Just as today we each are a culmination of our past individual experiences, our current workplace cultures are a reflection of our collective employee experiences.  Experiences are not based on logic.  We often don’t even realize what historical work-related events led to the perceptions we hold so firmly today.  By asking concise, reflective questions in a strategic way, we shift the employee experience from habitual to intentional.  Every workplace has an employee experience leading somewhere.  Where is your current employee experience leading you?

Learn more about surveys to capture your eNPS score and identify the critical attributes to your employee experience.

Bringing Value to Employee Reviews

Two men meeting

Are you gearing up for annual employee reviews?  And are you dreading it?  If you’ve answered “yes” to these questions, know you are not alone.  A 2018 WorldatWork survey shows 94% of companies conduct formal employee reviews annually – and a separate study suggests we hate them.  95% of managers surveyed are dissatisfied are with the process and nearly 90% of HR executives feel results are inaccurate.  A Gallup survey shows only 14% of employees feel performance reviews inspire them to improve.  So, if it’s so awful, should we just chuck the review process all together?  No.  Although there is frustration on all sides of the current traditional process, employees who have had a review in the past year are more engaged in their work than employees who haven’t.  Surprisingly, 82% of employees say they value receiving feedback (positive and negative) with 65% of employees wanting more feedback.  So rather than abandoning performance reviews entirely, here are the three ways to elevate your culture and your business by simply fixing what’s broken with our current approach to employee reviews.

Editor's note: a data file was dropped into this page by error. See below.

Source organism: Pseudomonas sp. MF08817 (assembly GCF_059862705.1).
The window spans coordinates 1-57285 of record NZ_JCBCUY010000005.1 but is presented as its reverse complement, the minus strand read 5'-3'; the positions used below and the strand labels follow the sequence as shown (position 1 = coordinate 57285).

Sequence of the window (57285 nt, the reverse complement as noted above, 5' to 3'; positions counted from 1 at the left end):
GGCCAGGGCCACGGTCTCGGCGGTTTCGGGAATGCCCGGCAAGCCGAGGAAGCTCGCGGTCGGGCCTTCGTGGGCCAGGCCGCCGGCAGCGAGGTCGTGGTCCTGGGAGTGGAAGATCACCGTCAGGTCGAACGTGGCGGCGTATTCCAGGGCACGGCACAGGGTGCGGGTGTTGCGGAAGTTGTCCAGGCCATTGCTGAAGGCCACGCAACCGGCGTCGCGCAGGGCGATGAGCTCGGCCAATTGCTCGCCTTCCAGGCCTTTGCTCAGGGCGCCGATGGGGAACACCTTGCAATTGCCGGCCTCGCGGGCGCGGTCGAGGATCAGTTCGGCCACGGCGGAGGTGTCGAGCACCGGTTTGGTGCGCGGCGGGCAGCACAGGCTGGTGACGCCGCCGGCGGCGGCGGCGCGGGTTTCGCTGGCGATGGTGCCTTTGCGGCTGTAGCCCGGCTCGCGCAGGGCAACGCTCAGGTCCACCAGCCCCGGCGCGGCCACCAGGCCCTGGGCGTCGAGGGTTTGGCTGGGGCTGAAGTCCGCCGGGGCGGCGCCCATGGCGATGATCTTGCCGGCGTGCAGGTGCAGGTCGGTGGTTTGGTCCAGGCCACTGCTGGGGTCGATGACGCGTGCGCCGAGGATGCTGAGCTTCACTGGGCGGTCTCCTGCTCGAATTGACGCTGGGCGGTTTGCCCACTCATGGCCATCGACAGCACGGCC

1.  Increase the frequency.

Seems counterintuitive right?  Managers, HR professionals, and employees dread them, so do them MORE?  Much of what seems to be broken is that we are only talking about performance once per year.  A Gallup poll shows only 15% of employees working for a manager who does not meet with them regularly are engaged.  Consider this, what if you set an intention on January 1st to lose 15 pounds by December 31st?  Then, come the morning of December 31st you weigh yourself – for the first time since setting the intention nearly a year earlier and you instead gained five pounds.  How would you feel?  How would it have been different had you known in September that you were further away from your goal that in January?  You could’ve chosen to do something about it – but now that you waited the entire year, you’ve really painted yourself into a corner of disappointment.  Waiting to talk about employee performance is the same.  No one works their butts off only to have it all come crashing down when it’s too late.  Frequent, less formal reviews, often referred to as check-ins, allow employees some time for course correction and leaders the opportunity to evaluate employee goals and performance as needs of the business change.  Check-ins also allow for more trust to be established between employees and managers.  Social psychology identifies two types of trust, cognitive – trust based on what you know about someone, and affective – trust based on emotional connection and closeness.  It’s through frequent interaction with another that we develop affective trust in another – so long as both parties act in a trustworthy way of course.

2.  Care